Pukerua Bay Signpost stories
"We cannot escape history."
- Abraham Lincoln, annual message, 01 December 1862.
Signpost Stories was an exhibition at Pataka Museum from October 2004 to January 2005 which explored the history behind, and the meanings of the names of the streets, avenues, lanes and groves of Porirua City. Follow this link to find out more information about Pataka's Signpost Stories Exhibition.
Pukerua Bay's streets are named for natural features (in English or Maori), after well known European settlers and characters from the Maori legend of Hau and Wairaka. For more information about the Wairaka legend, please see the link at the bottom of this page.
Pukerua Bay Street names (A-Z)
Donlin Road - Originally known as Marama Place, it was renamed Donlin Road after the Hutt County Engineer Mr Leonard Sydney Donnelley.
Downs View Place - Named for the view of the grassy area of rolling hills.
Elizabeth Street - Named after the wife of Charles Gray who was a major landowner of Pukerua Bay.
Gray Street - Named after Charles Gray, who was an owner of land in Pukerua Bay which he subdivided into residential blocks. He was the first to do so in the Bay.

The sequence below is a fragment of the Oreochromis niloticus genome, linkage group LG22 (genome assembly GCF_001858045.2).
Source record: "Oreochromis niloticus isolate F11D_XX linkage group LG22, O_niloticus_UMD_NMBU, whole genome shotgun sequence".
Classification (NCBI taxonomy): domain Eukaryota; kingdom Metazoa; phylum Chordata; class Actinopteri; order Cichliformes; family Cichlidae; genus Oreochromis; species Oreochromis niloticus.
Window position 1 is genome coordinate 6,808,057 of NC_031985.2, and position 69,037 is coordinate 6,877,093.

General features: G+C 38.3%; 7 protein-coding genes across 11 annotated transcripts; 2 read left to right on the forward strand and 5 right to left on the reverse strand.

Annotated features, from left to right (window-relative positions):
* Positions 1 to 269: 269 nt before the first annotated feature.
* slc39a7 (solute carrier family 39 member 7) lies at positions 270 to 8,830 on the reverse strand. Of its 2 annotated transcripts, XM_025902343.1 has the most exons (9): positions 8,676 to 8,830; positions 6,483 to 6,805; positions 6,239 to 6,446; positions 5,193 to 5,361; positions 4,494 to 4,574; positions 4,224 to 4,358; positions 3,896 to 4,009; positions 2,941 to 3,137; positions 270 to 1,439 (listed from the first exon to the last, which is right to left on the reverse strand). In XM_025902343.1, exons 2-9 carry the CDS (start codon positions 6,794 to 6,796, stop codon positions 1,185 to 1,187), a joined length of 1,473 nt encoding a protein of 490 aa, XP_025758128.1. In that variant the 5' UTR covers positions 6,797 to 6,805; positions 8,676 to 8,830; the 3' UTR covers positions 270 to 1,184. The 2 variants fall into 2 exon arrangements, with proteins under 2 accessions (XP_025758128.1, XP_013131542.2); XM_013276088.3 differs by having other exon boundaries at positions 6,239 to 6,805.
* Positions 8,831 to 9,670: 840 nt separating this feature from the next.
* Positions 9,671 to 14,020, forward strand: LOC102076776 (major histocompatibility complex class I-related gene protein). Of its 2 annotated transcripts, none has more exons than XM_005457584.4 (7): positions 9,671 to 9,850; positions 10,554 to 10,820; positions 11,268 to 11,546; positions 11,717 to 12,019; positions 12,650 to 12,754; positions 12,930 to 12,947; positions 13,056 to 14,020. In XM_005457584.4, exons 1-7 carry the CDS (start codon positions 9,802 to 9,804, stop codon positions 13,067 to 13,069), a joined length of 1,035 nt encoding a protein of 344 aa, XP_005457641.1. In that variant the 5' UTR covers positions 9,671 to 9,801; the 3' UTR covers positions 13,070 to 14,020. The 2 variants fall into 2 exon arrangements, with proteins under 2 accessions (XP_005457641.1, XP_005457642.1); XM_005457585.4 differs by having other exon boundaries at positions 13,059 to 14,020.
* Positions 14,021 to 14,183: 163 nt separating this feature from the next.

Haunui Road - Haunui-a-nania was a legendary figure who pursued his erring wife, Wairaka. She was turned into Wairaka Rock.
Kapekape Place - Kapakape: south west.
Kotipu Place - Kotipu: cut off. The road was cut off at the reserve
Main Road - Self-explanatory.
Muri Road - Muri: back - literally the back road.
Ocean Parade - Self-explanatory.
Onepu Road - Onepu: gently blowing sand.
Pa Road - Named for the Ngati Toa Pa.
Pukerua Beach Road - Self-explanatory.
Puketai Place - Puketai: hill above the sea.
Raroa Place - Raroa: long daylight or to face the sun.
Rawhiti Road - Rawhiti: sunrise. It was, when built, the first road to see the sunrise.
Sea Vista Drive - Self-explanatory.
Takutai Road - Takutai: the edge.
Taumata Road - Taumata: brow of a hill.
Te Ara Road - Te Ara: the track. This road is part of the track along which the early residents walked to the settlement.
Teihana Road - Teihana: station.
Te Kura Road - Te Kura: school.
Te Motu Road - Te Motu: the island. An island of the land was left between Takutai Road and the main highway.
Te Pari Pari Road - Te Pari Pari: precipice or cliff.
Toenga Road - Toenga: scrap left over. Toenga Road used to be known as “The Avenue”. It was left over after the other streets had been given Maori names.
Waimapihi Drive - This is the name of the Maori land block which was subdivided to form most of the present village of Pukerua Bay. For a short time the railway station was known as Waimapihi, as was the Post Office from 1919-1921.
Waimarino Road - Waimarino: still waters
Wairaka Road - Haunui’s wife. Haunui was a great sorcerer who followed his wife, who had run away with her lover, down the length of the North Island. When he finally caught her, he ordered her to gather him paua. She ran into the tide and he turned her into a rock, which can still be seen today.
Weku Road - Weku was Wairaka’s lover. When Wairaka's husband, Haunui, caught them, he turned Weku into a bird and Wairaka into a rock.
Continue to Historic Photo of Pukerua Bay or return to Pukerua Bay.